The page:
Ansel has always been different. His dreams show him a world where people in outlandish clothing operate strange machines that do everything from tell time to shoot projectiles to fly passengers through the air. Nothing like that exists in Ansel’s village. Still, the dream world feels so real that Ansel has tried to recreate the things he has seen there, even wearing a suit complete with a dubiously functioning wristwatch of his own design.
Ansel’s friends see him as a harmless oddball, but that’s about to change. Every teen coming of age in their village must declare a Quest, an adventure they plan to undertake before settling down to adult life. Ansel plans to find the legendary and mysterious Folklords, who he hopes might be able to tell him more about his dreams. Unfortunately, searching for the Folklords is absolutely forbidden.
Armed with a backpack full of homemade gadgets, and accompanied by his friend Archer, Ansel sets off on his Quest anyway. Immediately, things begin to go wrong. The forest is full of dangerous creatures – and dangerous people. Archer may have his own shadowy motivations for making this journey. And is someone following them? Ansel has to know the truth about his dreams and the Folklords, but this Quest may be more of an adventure than he bargained for.
If you put a book of fairy tales in a blender with some intrigue and self-awareness, the result might be this volume. Here we have an intrepid hero with a mysterious tie to what is clearly our own world, an elf with an unnerving backstory, and an enchanted forest containing twisted-but-still-recognizable fairy tale characters. Over it all hovers the shadow of the sinister and cultish Librarians, whose job is to guard forbidden knowledge. As the story unfolds, connections continue to appear between Ansel’s world and our own, but there is clearly still more to uncover at this first volume’s end. (Note: currently, the five issues of Folklords collected here are the only ones planned so far, so it is possible that the remaining questions will not be answered).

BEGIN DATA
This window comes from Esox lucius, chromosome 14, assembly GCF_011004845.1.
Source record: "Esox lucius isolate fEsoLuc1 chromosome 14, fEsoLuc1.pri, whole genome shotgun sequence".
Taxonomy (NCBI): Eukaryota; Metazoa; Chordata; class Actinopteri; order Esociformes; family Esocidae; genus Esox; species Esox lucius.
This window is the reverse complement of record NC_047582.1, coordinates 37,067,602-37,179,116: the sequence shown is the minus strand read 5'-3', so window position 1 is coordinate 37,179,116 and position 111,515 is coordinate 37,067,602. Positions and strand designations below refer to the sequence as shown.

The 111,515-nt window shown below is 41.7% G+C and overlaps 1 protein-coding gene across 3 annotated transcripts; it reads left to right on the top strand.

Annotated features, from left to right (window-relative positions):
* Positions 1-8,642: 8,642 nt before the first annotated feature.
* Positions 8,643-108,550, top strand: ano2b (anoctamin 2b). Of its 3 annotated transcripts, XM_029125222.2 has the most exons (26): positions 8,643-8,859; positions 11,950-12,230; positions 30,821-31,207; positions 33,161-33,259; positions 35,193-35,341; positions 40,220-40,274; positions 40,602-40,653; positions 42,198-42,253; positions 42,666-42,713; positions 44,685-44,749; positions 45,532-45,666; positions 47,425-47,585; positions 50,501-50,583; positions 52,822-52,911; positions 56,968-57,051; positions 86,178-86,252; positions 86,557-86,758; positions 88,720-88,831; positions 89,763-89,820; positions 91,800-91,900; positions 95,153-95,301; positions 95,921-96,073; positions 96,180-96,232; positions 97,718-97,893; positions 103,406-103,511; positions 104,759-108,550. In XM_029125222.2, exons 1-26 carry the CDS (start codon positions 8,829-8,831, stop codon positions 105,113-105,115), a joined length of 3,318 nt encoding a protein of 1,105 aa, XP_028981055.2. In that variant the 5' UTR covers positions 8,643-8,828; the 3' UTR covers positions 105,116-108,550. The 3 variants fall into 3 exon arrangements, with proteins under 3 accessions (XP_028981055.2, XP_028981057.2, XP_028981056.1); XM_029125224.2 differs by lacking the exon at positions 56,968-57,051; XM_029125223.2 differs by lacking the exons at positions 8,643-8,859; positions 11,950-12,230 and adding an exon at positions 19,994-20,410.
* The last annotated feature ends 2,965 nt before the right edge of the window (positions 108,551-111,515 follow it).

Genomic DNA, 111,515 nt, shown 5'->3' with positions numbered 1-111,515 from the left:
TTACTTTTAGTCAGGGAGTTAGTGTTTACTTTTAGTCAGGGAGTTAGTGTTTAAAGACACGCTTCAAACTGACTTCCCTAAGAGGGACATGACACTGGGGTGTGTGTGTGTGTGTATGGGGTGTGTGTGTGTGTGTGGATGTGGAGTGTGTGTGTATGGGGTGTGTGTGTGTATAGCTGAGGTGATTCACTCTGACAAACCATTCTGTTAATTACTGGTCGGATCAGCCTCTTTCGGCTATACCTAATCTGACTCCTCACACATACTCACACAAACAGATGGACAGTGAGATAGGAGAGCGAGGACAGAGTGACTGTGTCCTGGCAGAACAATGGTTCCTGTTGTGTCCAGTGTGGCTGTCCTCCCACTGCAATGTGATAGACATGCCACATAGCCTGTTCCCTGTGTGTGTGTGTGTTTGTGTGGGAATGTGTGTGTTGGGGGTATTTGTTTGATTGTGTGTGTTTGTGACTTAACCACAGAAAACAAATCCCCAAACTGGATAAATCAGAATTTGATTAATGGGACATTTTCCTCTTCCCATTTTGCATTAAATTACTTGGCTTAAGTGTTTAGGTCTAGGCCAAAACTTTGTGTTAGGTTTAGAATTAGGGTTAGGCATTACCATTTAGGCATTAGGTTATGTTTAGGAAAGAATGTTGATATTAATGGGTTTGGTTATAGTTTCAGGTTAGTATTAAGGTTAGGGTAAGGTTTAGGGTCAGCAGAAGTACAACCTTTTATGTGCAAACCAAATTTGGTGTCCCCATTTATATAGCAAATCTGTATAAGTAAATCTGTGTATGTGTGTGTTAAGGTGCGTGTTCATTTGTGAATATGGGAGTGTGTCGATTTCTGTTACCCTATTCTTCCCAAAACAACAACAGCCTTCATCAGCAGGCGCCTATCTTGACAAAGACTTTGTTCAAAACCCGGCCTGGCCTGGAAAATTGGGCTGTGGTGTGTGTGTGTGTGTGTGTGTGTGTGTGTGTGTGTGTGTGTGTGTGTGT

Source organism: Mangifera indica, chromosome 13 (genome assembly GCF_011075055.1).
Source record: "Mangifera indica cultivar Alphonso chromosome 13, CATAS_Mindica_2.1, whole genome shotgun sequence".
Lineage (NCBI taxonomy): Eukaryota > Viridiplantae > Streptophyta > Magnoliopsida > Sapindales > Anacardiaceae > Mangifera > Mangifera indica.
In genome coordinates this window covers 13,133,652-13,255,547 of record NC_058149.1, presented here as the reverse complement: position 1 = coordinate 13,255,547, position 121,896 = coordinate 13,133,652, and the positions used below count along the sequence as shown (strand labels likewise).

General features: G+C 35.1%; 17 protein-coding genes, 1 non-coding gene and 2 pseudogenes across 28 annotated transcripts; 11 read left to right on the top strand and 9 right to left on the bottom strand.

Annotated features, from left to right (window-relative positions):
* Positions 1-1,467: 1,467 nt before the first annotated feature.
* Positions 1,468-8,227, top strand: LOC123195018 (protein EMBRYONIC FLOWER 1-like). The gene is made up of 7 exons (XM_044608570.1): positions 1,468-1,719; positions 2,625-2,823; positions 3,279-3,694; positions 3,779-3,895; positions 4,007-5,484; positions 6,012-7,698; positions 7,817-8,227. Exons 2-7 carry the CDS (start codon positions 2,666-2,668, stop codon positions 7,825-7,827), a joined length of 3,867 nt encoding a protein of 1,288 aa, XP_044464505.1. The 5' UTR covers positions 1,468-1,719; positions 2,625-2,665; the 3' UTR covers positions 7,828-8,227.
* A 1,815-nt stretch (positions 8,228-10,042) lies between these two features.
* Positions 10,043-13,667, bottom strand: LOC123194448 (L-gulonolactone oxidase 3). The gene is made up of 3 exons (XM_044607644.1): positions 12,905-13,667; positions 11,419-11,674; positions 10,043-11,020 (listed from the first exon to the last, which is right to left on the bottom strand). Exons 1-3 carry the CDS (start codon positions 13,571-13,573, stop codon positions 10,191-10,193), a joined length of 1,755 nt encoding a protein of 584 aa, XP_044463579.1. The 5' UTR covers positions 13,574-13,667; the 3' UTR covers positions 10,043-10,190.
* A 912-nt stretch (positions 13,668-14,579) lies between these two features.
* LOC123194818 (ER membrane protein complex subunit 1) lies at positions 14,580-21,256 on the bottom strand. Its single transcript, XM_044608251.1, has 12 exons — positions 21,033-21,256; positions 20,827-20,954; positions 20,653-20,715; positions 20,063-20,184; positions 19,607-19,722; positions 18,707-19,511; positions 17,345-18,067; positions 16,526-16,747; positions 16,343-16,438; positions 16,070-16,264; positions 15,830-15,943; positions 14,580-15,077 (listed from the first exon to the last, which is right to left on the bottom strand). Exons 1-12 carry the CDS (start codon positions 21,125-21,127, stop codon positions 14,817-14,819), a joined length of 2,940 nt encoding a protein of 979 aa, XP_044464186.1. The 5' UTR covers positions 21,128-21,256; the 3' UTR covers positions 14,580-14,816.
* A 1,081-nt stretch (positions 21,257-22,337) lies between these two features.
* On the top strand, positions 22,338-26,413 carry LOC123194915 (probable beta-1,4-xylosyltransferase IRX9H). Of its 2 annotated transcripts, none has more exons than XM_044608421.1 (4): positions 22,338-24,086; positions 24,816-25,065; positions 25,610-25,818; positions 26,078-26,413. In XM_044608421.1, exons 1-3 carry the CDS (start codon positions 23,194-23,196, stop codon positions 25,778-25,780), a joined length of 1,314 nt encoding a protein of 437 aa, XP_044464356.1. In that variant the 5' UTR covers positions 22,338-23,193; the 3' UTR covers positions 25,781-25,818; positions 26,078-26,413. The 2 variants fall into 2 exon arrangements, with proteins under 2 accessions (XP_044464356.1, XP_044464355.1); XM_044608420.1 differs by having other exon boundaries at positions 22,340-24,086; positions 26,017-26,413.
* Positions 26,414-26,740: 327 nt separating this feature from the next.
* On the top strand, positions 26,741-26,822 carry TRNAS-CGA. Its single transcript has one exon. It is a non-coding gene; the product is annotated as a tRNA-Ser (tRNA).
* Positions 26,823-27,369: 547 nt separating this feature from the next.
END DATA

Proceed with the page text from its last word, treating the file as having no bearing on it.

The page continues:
Ansel is an easy hero to root for. He’s caring, forgiving, brave, and enthusiastic. He has flaws and makes mistakes, like letting his notions about what a Quest should be lead him and Archer to take unnecessary risks, but his idealism and kindness get them out of trouble as well as into it. It’s also amusing to see what he has in his bag of cobbled-together anachronisms. Homemade air horn, anyone?
The supporting characters, meanwhile, lend depth to the story. What are Archer’s true motives for coming on the Quest? Will the self-named Ugly ever break her curse—if it even is a curse? Who is the rogue Librarian they keep meeting, and can they be trusted?
The art is colorful and moderately detailed. Emotions are clear in the characters’ expressive faces and body language. The angular, stylized-yet-dynamic character poses may be familiar to fans of artist Matt Smith’s other work. The backgrounds are interesting, ranging from an elaborate treehouse complex in Ansel’s village to the gnarled trees of the enchanted forest to a very unusual library. Color and lighting are used to good effect, conveying differences in setting and tone.
The tone of the story can be uneven. A heroic adventure tale, it makes a few startling forays into true creepiness. Archer’s family history is eerie, and the fairy tale characters who capture Ansel in the forest intend to torture and eventually eat him—something they have apparently done with plenty of previous victims. Even in these situations, though, graphic violence is implied or discussed rather than directly shown. There is a little on-page blood, and certainly some fight scenes, but our heroes generally prefer to escape or even befriend enemies rather than kill them. As far as other content notes, there is a small amount of kissing (strictly in the name of curse-breaking), but no nudity or sexual situations.
Folklords feels more like a beginning than a complete arc, but readers may still enjoy the introduction to an unusual new fantasy world.
Folklords, Volume 1
By Matt Kindt
Art by Matt Smith, Chris O’Halloran & Jim Campbell
BOOM! Studios, 2020
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NFNT Age Recommendation: Older Teen (16-18), Adult (18+)